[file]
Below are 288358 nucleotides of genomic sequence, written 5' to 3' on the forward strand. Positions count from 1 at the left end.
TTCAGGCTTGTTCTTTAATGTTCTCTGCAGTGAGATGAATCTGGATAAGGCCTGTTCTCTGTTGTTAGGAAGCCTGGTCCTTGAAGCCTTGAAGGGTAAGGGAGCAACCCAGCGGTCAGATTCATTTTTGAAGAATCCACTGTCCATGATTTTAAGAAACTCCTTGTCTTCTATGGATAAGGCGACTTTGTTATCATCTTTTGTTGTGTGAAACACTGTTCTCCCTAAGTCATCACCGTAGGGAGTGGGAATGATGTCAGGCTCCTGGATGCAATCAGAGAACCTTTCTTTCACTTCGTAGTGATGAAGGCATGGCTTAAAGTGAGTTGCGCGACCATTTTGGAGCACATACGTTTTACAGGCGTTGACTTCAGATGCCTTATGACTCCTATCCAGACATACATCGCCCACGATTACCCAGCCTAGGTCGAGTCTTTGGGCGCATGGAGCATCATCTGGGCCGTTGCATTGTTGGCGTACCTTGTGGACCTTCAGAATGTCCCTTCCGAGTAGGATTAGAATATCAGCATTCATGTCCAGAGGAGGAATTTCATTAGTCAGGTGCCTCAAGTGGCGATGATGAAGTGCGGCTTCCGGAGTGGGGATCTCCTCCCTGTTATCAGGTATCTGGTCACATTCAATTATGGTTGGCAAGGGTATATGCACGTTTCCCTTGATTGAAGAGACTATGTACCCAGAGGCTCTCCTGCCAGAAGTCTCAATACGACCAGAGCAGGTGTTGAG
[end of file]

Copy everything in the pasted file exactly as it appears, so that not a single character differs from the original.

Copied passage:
Below are 288358 nucleotides of genomic sequence, written 5' to 3' on the forward strand. Positions count from 1 at the left end.
TTCAGGCTTGTTCTTTAATGTTCTCTGCAGTGAGATGAATCTGGATAAGGCCTGTTCTCTGTTGTTAGGAAGCCTGGTCCTTGAAGCCTTGAAGGGTAAGGGAGCAACCCAGCGGTCAGATTCATTTTTGAAGAATCCACTGTCCATGATTTTAAGAAACTCCTTGTCTTCTATGGATAAGGCGACTTTGTTATCATCTTTTGTTGTGTGAAACACTGTTCTCCCTAAGTCATCACCGTAGGGAGTGGGAATGATGTCAGGCTCCTGGATGCAATCAGAGAACCTTTCTTTCACTTCGTAGTGATGAAGGCATGGCTTAAAGTGAGTTGCGCGACCATTTTGGAGCACATACGTTTTACAGGCGTTGACTTCAGATGCCTTATGACTCCTATCCAGACATACATCGCCCACGATTACCCAGCCTAGGTCGAGTCTTTGGGCGCATGGAGCATCATCTGGGCCGTTGCATTGTTGGCGTACCTTGTGGACCTTCAGAATGTCCCTTCCGAGTAGGATTAGAATATCAGCATTCATGTCCAGAGGAGGAATTTCATTAGTCAGGTGCCTCAAGTGGCGATGATGAAGTGCGGCTTCCGGAGTGGGGATCTCCTCCCTGTTATCAGGTATCTGGTCACATTCAATTATGGTTGGCAAGGGTATATGCACGTTTCCCTTGATTGAAGAGACTATGTACCCAGAGGCTCTCCTGCCAGAAGTCTCAATACGACCAGAGCAGGTGTTGAG